0
\$\begingroup\$

I have an XBee Series 2 and I was trying to detect an input from a signal which was 12v, so I used a voltage divider with R1=220k and R2=24k, I checked the output voltage with multipmeter and it was 1.2v, which is what XBee S2 input pin is meant to get, however the XBee was not able to detect that input, could you please tell me why was it? could it be because the output current (Io) from the voltage divider was so low that it couldn't detect it? if so what register values should I use.

Also my second question is what if I want to power XBee from the output of that voltage divider, what register values should I used if I am to power it from the same voltage divider?

Basically I want to use XBee (S2) to get power from a Texecom Premier 24 alarm system, and also want it to read the status of the output pins (digi output) and send signals to a remote server wirelessly, but since XBee data input pins cannot read 12v signal which is why I had to use a voltage divider but still it was not been able to detect the signal, which is why I'm thinking may be the register values I used were not the correct ones for this setup.

I'll really appreciate if someone could help me with this, as I seem to be getting no where on my own because of having very limited knowledge of electronics

Thanks

\$\endgroup\$
  • \$\begingroup\$ How do you come up with 1.2V for input to the XBee? I don't know what model exactly you're using but I looked at the XBee 865/868 User Guide (ftp1.digi.com/support/documentation/90002126_H.pdf) and I see that supply voltage (Vdd) is 2.7 - 3.6V and GPIO high threshold voltage is min. 0.7 x Vdd. Assuming you're using 3.3V for Vdd, the minimum high input would be 2.3V. I'd suggest setting the VD to produce 3.0V, say 30K and 10K ohm. If you can point me at the user guide for the specific module you're using, I can check the values there. \$\endgroup\$ – DoxyLover Nov 3 '14 at 5:34
  • \$\begingroup\$ Hi - I'm using XBee S2, the one shown here: sparkfun.com/products/10414 I have a question sorry for being so ignorant, what is VDD and is it the same as VCC? if so why in electronics they have different abbreviations? \$\endgroup\$ – Imran Imtiaz Nov 4 '14 at 19:56
  • \$\begingroup\$ Vdd == Vcc. Vcc is a hold over from bipolar-junction transistors (BJT) where "C" stands for collector. Vdd refers to FET drain ("D"). Similarly, Vee == Vss (generally) == ground. "E" for BJT emitter and "S" for FET source. \$\endgroup\$ – DoxyLover Nov 4 '14 at 20:14
0
\$\begingroup\$

Question 1: The 1.2V is the maximal value for inputs that must be sampled (ADC). If you have configured the GPIO correctly for digital input, the input value must be bigger than 0.8*Vcc: enter image description here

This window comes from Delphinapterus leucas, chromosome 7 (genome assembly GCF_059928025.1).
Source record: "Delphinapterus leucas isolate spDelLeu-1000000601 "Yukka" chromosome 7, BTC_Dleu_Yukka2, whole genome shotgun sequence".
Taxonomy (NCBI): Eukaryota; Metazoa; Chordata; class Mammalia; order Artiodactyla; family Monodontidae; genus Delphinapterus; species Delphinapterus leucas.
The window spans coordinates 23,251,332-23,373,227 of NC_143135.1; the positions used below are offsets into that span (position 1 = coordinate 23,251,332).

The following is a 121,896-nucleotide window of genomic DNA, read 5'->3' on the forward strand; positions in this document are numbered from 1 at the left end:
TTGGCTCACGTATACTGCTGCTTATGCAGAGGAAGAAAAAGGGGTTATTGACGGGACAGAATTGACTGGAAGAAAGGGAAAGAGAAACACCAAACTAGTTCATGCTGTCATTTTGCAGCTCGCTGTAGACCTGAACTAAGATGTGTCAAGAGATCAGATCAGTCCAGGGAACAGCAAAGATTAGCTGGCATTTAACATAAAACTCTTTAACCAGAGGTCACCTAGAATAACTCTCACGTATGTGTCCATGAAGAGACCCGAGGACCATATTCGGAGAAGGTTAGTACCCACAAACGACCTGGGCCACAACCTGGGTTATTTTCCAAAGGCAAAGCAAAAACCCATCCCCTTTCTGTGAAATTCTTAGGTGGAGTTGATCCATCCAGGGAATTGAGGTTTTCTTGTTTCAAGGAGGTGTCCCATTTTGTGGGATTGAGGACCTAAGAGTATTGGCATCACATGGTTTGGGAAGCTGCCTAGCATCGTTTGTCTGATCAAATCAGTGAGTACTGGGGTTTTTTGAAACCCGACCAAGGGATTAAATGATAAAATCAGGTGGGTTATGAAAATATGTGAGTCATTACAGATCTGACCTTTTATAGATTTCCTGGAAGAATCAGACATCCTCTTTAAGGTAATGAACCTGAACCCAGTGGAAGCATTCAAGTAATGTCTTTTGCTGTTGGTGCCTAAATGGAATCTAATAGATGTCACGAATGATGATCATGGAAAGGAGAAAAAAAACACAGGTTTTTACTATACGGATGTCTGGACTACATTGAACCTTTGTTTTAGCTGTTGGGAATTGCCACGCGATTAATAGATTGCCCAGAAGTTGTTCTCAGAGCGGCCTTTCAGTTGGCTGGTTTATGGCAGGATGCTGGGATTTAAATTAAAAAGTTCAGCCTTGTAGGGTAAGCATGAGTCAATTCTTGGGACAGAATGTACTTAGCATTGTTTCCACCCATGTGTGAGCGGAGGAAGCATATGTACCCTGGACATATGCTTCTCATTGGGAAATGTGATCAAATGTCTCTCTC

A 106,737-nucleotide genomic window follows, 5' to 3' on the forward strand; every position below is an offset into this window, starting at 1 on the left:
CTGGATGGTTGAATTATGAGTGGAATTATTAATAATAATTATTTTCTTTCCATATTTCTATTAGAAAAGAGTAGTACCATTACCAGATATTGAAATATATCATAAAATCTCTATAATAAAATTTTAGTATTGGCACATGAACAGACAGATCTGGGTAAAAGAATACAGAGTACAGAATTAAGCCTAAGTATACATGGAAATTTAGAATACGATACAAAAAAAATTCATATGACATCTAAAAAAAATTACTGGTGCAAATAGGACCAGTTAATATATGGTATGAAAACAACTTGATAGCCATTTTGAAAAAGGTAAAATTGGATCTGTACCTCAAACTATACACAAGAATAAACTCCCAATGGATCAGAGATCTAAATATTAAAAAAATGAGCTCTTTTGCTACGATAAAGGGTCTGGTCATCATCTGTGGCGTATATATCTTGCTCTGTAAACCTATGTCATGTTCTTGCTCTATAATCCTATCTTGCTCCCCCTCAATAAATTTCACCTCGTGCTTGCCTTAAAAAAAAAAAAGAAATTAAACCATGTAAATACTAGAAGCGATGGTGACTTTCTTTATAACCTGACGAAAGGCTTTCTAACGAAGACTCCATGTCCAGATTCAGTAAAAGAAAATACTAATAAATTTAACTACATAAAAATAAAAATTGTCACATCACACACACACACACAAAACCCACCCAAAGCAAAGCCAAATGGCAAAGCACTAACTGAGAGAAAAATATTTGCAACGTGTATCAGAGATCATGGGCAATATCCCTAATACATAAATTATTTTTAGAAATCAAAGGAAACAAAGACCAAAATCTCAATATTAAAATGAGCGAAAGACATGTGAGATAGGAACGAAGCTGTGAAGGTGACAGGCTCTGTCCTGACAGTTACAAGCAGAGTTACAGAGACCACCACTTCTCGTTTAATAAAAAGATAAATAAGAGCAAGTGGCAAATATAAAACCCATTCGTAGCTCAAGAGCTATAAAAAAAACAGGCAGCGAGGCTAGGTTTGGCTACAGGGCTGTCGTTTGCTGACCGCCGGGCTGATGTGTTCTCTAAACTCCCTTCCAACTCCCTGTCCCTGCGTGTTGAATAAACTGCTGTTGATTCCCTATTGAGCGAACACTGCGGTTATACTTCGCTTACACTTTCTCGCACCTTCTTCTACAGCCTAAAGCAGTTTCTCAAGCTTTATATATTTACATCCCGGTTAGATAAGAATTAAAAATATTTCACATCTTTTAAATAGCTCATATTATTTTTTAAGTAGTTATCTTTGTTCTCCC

Your 1.2V input is lower than 0.8*VCC, if you use any VCC voltage between 3.0V-3.4V. You must change the voltage divider configuration to make it work properly. Example: The resistor divider to 3.0V output -> R1/R2=3, try to use not too high resistors values. (R2 between input and ground, R1 between 12V and input)

Question 2: "my second question is what if I want to power XBee from the output of that voltage divider.." if the output of your voltage divider is 1.2V you cannot power the XBEE, as the datasheet shows, the device requires voltage supply between 3.0V - 3.4V. Take into account that the maximal recommended input voltage for the pins is 3.3V ( ..."Regardless of which XBee you chose, you must not exceed 3.3V on any pin or you will damage the radio module."..). Therefore be sure that your 12Voltage are regulated to prevent damages.

I should say, I don’t understand the reason why do you want to power the XBEE from the voltage divider, the voltage divider is to adjust the signal to the digital input of the XBEE, if you use this to power the XBEE, when the signal is low it means the XBEE is turned off.

\$\endgroup\$
  • \$\begingroup\$ Hi, thanks this is really helpful. Do I have to worry about the source impedance (also what is it? I read it somewhere but don't understand), the problem is, there could be so many combinations of resistor values which would give 3.2V when used in a voltage divider, like I can use resistors in mega ohms or just ohms, so how do I decide that what resistor values would give the optimised results? I really appreciate your answers, thanks again for that. \$\endgroup\$ – Imran Imtiaz Nov 4 '14 at 19:53

Your Answer

By clicking “Post Your Answer”, you agree to our terms of service, privacy policy and cookie policy

Not the answer you're looking for? Browse other questions tagged or ask your own question.